One​ of the most seductive items for sale on the website of Arthur Beale, yacht chandler, is a ‘chart work pack’ for just under thirty quid. It includes an elegant course plotter, two Staedtler pencils, a Staedtler eraser and a pair of brass dividers that looks like a primitive device for lancing an abscess. The pack is shown with its contents spread out on a nautical map titled ‘Approaches to the Solent’. You could even contemplate a trip to the Isle of Wight if you owned an Arthur Beale chart pack, never mind a boat. But the shop, on Shaftesbury Avenue, closed last month amid a flurry of funeral orations in the press, brisk elegies on Twitter and pictures on Instagram.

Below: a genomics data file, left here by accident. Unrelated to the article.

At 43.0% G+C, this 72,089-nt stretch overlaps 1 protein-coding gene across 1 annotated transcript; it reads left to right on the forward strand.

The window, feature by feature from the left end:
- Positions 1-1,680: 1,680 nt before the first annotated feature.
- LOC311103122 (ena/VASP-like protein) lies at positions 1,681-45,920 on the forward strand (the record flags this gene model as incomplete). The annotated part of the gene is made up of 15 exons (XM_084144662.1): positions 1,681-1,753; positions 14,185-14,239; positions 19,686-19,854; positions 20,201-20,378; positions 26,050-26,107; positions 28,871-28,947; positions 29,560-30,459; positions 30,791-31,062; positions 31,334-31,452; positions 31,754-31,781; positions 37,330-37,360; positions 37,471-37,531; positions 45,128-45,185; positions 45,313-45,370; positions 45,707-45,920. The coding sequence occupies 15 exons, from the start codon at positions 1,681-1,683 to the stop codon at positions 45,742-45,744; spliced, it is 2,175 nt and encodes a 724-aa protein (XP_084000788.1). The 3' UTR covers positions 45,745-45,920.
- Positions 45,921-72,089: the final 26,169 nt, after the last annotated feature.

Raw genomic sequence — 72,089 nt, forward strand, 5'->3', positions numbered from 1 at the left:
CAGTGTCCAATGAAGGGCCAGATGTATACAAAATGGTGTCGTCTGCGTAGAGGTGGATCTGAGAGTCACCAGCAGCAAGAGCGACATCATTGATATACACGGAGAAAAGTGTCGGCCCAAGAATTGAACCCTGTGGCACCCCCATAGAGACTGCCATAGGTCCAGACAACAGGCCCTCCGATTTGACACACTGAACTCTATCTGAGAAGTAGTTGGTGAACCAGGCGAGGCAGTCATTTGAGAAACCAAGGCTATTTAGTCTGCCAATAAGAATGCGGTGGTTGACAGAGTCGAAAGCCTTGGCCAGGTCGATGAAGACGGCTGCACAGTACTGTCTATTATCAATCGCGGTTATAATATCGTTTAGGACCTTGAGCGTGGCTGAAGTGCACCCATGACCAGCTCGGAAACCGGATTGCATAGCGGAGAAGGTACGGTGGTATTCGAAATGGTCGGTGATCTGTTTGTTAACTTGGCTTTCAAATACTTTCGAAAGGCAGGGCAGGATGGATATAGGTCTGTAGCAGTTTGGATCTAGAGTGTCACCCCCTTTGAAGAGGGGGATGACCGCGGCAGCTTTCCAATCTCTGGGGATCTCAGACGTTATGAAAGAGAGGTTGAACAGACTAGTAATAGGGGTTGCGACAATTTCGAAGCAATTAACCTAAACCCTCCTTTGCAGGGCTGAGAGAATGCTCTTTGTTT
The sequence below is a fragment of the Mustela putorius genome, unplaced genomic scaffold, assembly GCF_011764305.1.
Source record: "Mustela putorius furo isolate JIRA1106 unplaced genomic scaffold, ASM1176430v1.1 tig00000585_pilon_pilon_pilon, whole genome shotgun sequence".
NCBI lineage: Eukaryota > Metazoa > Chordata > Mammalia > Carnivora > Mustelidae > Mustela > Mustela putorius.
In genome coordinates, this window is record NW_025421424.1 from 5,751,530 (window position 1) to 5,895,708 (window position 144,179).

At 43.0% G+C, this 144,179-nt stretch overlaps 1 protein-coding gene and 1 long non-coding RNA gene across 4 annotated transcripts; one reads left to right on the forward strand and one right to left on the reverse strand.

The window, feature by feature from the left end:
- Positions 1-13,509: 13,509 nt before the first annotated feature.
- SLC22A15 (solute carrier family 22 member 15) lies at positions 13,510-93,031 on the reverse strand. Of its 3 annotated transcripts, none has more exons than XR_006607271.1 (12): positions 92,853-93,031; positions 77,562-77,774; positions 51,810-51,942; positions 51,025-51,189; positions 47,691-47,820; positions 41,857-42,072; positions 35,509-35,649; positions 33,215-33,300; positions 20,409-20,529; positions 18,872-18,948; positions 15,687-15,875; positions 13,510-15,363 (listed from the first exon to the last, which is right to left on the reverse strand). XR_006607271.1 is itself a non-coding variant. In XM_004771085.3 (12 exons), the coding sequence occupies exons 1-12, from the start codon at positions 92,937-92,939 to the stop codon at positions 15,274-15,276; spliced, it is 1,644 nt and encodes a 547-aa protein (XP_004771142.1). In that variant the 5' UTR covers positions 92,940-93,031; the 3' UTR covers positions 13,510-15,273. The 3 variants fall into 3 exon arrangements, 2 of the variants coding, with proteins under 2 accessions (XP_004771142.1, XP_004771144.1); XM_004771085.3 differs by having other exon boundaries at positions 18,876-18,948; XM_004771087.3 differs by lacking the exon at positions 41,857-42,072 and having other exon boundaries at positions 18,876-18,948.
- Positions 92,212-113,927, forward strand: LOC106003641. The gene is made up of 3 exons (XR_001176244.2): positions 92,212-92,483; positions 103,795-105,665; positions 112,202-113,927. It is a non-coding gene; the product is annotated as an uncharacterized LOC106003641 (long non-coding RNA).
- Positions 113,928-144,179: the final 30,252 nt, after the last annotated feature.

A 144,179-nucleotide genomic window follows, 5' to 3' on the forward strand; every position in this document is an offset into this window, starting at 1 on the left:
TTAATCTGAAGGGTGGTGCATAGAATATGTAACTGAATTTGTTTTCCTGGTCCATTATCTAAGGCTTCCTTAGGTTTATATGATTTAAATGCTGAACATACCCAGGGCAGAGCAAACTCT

The last day of trading was a sorry affair, coming after a long clearance sale with 20 per cent off everything. Most of the unsold stock, including the clothes, had already been sent back to the warehouse. A stack of Puggy gloves – nylon with polyurethane palms – lay on the floor of the display window. Puggies are said to be good if you’re sanding off varnish, but one of the staff recommended them for gardening to a woman buying masking tape. There was all sorts of tape in the window: tape for stopgap repairs to sails and canvas; a special tape in colourful rolls for mending spinnakers; then too, the usual reels of rope in fibre and nylon; pots of Epifanes yacht enamel and Toplac matting agent; plentiful cleats in brass and nylon (apparently the two prerequisites for modern sailing are a fair wind and a ton of nylon). But the most striking element of Arthur Beale’s shopfront – the mannequins in sailing outfits – had gone.